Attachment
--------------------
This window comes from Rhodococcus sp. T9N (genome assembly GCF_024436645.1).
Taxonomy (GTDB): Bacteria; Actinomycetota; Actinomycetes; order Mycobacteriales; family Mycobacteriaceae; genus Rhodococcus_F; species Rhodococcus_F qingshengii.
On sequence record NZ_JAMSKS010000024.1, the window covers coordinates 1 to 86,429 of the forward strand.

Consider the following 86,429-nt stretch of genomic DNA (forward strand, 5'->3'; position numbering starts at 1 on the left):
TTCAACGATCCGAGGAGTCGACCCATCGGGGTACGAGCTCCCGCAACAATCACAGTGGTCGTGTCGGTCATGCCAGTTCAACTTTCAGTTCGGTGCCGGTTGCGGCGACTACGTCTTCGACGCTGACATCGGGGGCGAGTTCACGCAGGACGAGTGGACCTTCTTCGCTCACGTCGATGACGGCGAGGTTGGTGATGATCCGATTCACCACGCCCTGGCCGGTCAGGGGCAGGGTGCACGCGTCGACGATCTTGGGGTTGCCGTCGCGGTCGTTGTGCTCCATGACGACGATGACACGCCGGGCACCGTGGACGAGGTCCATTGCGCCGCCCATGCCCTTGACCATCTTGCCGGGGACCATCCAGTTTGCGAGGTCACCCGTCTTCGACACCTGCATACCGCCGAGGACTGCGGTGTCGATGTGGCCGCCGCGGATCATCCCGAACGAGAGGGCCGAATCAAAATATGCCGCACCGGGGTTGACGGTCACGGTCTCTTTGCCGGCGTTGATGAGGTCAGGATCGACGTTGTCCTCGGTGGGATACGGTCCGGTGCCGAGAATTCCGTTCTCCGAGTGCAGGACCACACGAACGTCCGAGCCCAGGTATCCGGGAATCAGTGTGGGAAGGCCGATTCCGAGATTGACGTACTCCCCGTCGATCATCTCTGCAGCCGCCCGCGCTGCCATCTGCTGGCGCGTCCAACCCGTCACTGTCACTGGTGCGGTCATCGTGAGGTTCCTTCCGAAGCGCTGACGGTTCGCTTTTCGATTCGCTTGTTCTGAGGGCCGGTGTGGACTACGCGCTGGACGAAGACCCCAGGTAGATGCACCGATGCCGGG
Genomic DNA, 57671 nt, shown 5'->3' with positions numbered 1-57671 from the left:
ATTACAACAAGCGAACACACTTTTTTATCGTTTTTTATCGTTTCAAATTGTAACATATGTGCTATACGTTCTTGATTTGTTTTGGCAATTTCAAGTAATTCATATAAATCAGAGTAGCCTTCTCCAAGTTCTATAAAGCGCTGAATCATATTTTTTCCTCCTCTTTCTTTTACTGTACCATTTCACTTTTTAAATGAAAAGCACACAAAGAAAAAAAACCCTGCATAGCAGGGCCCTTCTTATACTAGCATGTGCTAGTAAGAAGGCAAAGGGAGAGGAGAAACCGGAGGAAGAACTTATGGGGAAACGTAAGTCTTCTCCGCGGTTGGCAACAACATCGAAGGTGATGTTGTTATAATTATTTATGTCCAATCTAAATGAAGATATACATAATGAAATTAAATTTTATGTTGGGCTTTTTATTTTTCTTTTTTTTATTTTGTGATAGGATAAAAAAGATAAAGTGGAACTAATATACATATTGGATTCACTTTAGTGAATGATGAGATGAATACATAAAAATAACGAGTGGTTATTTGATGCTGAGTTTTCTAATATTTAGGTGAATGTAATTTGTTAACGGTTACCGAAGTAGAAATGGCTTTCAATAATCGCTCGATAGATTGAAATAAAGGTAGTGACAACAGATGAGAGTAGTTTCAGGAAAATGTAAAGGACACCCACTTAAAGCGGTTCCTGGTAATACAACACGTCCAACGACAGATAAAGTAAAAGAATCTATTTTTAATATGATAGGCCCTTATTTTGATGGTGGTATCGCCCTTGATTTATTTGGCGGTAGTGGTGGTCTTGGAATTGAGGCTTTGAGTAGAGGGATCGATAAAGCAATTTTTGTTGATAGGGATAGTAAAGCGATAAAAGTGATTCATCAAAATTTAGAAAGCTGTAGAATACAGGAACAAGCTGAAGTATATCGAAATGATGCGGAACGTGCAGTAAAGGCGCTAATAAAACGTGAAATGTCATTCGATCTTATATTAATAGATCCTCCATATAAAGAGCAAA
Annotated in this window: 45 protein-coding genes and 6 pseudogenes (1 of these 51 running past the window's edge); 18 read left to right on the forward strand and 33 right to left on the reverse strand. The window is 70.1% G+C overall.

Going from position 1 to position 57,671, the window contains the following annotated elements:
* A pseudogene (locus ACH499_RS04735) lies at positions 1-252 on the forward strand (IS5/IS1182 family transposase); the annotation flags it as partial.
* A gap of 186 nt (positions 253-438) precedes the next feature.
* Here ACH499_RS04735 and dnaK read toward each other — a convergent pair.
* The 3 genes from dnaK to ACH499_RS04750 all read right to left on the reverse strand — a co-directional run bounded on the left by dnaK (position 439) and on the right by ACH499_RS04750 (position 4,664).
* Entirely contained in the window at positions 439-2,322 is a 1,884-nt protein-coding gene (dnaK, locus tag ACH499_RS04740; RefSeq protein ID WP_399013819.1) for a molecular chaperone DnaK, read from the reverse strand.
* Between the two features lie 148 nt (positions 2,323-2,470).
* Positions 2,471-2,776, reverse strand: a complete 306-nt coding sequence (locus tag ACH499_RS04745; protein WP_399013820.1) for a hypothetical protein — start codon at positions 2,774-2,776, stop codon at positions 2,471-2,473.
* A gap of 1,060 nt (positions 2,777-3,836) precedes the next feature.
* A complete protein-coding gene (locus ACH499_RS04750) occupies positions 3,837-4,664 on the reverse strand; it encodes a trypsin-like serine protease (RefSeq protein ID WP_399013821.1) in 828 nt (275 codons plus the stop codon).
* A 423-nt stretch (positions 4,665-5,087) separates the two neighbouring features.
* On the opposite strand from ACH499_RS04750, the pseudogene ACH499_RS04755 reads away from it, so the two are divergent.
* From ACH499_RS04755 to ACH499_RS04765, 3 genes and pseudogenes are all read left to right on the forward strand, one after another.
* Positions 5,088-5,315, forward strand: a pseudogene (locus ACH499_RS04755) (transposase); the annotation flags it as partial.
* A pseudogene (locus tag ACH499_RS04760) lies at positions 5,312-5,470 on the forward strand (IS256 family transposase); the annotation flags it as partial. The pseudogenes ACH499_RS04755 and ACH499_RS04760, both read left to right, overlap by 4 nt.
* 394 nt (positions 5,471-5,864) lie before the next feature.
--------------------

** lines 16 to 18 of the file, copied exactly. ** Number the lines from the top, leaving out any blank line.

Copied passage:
* Positions 2,471-2,776, reverse strand: a complete 306-nt coding sequence (locus tag ACH499_RS04745; protein WP_399013820.1) for a hypothetical protein — start codon at positions 2,774-2,776, stop codon at positions 2,471-2,473.
* A gap of 1,060 nt (positions 2,777-3,836) precedes the next feature.
* A complete protein-coding gene (locus ACH499_RS04750) occupies positions 3,837-4,664 on the reverse strand; it encodes a trypsin-like serine protease (RefSeq protein ID WP_399013821.1) in 828 nt (275 codons plus the stop codon).